"Employments fall into a hierarchical gradation of reputability. Those which have to do immediately with ownership on a large scale are the most reputable of economic employments proper. Next to these in good repute come those employments that are immediately subservient to ownership and financiering, – such as banking and the law. Banking employments also carry a suggestion of large ownership, and this fact is doubtless accountable for a share of the prestige that attaches to the business. The profession of law does not imply large ownership, but since no taint of usefulness, for other than competitive purpose, attaches to the lawyer's trade, it grades high in the conventional scheme. The lawyer is exclusively occupied with the details of predatory fraud, either in achieving or in checkmating chicane, and success in the profession is therefore accepted as marking a large endowment of that barbarian astuteness which has always commanded men's respect and fear".
It could be frustrating at times, but in a way it ended up being one of the reasons why I like this book; it made me curious and question things.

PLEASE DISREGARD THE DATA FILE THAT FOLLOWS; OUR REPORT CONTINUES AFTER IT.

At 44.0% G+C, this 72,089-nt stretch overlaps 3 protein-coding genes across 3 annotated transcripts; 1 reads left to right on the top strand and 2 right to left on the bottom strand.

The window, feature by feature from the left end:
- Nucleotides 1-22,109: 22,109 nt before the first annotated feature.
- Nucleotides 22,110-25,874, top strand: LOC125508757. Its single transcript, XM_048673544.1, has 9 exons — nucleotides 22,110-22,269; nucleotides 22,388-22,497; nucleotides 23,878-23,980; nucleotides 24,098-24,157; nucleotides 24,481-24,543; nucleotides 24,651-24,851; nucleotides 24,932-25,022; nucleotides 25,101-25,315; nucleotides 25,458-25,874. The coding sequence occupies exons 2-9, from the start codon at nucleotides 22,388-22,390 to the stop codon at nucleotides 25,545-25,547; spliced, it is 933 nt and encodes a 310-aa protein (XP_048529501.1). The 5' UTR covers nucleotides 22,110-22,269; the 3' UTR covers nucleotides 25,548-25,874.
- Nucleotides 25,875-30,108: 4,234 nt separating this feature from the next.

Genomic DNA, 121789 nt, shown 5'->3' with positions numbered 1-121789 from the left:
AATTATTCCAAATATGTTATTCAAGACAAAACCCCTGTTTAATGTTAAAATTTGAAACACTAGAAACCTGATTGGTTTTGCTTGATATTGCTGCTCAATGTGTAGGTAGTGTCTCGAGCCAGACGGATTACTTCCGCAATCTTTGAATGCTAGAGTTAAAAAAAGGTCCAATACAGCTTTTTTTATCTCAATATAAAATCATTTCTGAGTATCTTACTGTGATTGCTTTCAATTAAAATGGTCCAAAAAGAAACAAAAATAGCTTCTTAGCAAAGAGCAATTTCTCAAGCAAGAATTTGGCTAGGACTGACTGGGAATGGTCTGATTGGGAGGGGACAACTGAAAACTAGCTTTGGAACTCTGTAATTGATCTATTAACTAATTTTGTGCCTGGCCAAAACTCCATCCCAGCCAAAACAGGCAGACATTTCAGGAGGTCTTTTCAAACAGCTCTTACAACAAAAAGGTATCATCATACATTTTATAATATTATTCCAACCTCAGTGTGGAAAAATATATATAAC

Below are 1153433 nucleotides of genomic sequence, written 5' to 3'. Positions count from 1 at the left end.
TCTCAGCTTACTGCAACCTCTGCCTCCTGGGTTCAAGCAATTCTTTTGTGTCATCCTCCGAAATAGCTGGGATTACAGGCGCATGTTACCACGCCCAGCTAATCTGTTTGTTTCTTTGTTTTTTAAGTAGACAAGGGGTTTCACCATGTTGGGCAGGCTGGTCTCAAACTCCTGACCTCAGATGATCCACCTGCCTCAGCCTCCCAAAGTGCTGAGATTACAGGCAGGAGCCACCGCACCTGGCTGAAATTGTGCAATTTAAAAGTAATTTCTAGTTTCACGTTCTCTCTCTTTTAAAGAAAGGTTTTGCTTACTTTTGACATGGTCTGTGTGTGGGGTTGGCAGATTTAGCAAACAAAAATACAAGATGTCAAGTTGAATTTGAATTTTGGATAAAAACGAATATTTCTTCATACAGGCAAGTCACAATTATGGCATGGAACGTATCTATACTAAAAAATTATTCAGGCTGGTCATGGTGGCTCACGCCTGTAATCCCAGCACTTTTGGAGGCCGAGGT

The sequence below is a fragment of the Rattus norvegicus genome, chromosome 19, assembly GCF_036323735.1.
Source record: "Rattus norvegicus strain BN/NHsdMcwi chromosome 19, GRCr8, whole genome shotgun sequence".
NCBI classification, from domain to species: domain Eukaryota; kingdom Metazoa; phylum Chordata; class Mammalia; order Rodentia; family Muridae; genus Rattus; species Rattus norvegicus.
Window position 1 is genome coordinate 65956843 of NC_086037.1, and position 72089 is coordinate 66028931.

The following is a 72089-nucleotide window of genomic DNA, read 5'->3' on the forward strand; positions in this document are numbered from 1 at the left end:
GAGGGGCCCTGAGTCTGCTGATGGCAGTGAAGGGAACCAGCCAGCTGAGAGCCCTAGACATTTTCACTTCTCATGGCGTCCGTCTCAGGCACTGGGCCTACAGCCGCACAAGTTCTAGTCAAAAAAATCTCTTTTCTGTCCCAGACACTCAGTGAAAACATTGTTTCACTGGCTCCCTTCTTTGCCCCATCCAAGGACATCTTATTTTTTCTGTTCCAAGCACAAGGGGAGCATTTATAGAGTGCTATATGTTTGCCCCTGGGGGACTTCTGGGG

The author could make a good point clearly when he wanted too, and when he did I found it very insightful. But other times he would ramble on and end up with a couple confusing paragraphs that seemed to go off course for a moment.
I'd say this is a book of "half and half" in many aspects. Half of it is outdated, but a good amount of it is still very relevant today. Half of it makes good points clearly, the other half is a confusing mess. Half of it seems dead serious, the other half reads more like sarcasm or satire.
All in all, I'm glad I read it, and I'm sure I will continue thinking about the principles outlined as I observe the actions of society, whether they be the "leisure class" or those trying to emulate the leisure class.
This book is also very good for sharpening up one's vocabulary. I often look up words I'm not too familiar with and this book had me running to the dictionary several times.
The theory and commentary on society is as poignant today as when it was conceived.